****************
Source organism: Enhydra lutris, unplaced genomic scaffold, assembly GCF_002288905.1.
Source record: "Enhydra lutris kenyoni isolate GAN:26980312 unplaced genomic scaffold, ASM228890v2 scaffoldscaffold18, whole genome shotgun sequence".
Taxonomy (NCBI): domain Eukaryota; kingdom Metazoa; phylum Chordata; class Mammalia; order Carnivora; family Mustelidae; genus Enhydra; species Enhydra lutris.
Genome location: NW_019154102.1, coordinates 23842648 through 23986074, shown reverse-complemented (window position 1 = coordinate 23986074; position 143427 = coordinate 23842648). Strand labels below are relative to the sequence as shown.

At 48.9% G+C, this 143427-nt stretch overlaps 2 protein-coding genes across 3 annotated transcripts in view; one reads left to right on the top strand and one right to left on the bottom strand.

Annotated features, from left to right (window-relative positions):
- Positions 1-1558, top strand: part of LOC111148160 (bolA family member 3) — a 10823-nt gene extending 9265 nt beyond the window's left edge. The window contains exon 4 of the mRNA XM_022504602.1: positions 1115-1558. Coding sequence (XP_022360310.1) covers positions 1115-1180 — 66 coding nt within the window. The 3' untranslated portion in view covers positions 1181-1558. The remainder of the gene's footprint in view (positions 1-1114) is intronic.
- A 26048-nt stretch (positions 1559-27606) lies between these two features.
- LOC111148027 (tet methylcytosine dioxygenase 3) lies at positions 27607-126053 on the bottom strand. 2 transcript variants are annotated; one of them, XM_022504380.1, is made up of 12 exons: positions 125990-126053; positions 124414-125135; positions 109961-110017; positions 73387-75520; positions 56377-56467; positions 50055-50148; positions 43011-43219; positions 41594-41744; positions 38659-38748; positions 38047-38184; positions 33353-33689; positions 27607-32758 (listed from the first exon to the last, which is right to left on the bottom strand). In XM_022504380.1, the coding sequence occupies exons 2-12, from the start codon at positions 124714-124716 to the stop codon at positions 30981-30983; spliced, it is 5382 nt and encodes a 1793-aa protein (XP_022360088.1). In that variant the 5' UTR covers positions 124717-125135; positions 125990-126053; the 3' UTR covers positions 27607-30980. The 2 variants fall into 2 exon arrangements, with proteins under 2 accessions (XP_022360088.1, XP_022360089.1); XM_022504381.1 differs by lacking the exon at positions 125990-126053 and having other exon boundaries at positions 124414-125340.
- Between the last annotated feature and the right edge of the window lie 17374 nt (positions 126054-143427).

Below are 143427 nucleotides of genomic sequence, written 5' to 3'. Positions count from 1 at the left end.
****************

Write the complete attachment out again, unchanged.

Source organism: Enhydra lutris, unplaced genomic scaffold, assembly GCF_002288905.1.
Source record: "Enhydra lutris kenyoni isolate GAN:26980312 unplaced genomic scaffold, ASM228890v2 scaffoldscaffold18, whole genome shotgun sequence".
Taxonomy (NCBI): domain Eukaryota; kingdom Metazoa; phylum Chordata; class Mammalia; order Carnivora; family Mustelidae; genus Enhydra; species Enhydra lutris.
Genome location: NW_019154102.1, coordinates 23842648 through 23986074, shown reverse-complemented (window position 1 = coordinate 23986074; position 143427 = coordinate 23842648). Strand labels below are relative to the sequence as shown.

At 48.9% G+C, this 143427-nt stretch overlaps 2 protein-coding genes across 3 annotated transcripts in view; one reads left to right on the top strand and one right to left on the bottom strand.

Annotated features, from left to right (window-relative positions):
- Positions 1-1558, top strand: part of LOC111148160 (bolA family member 3) — a 10823-nt gene extending 9265 nt beyond the window's left edge. The window contains exon 4 of the mRNA XM_022504602.1: positions 1115-1558. Coding sequence (XP_022360310.1) covers positions 1115-1180 — 66 coding nt within the window. The 3' untranslated portion in view covers positions 1181-1558. The remainder of the gene's footprint in view (positions 1-1114) is intronic.
- A 26048-nt stretch (positions 1559-27606) lies between these two features.
- LOC111148027 (tet methylcytosine dioxygenase 3) lies at positions 27607-126053 on the bottom strand. 2 transcript variants are annotated; one of them, XM_022504380.1, is made up of 12 exons: positions 125990-126053; positions 124414-125135; positions 109961-110017; positions 73387-75520; positions 56377-56467; positions 50055-50148; positions 43011-43219; positions 41594-41744; positions 38659-38748; positions 38047-38184; positions 33353-33689; positions 27607-32758 (listed from the first exon to the last, which is right to left on the bottom strand). In XM_022504380.1, the coding sequence occupies exons 2-12, from the start codon at positions 124714-124716 to the stop codon at positions 30981-30983; spliced, it is 5382 nt and encodes a 1793-aa protein (XP_022360088.1). In that variant the 5' UTR covers positions 124717-125135; positions 125990-126053; the 3' UTR covers positions 27607-30980. The 2 variants fall into 2 exon arrangements, with proteins under 2 accessions (XP_022360088.1, XP_022360089.1); XM_022504381.1 differs by lacking the exon at positions 125990-126053 and having other exon boundaries at positions 124414-125340.
- Between the last annotated feature and the right edge of the window lie 17374 nt (positions 126054-143427).

Below are 143427 nucleotides of genomic sequence, written 5' to 3'. Positions count from 1 at the left end.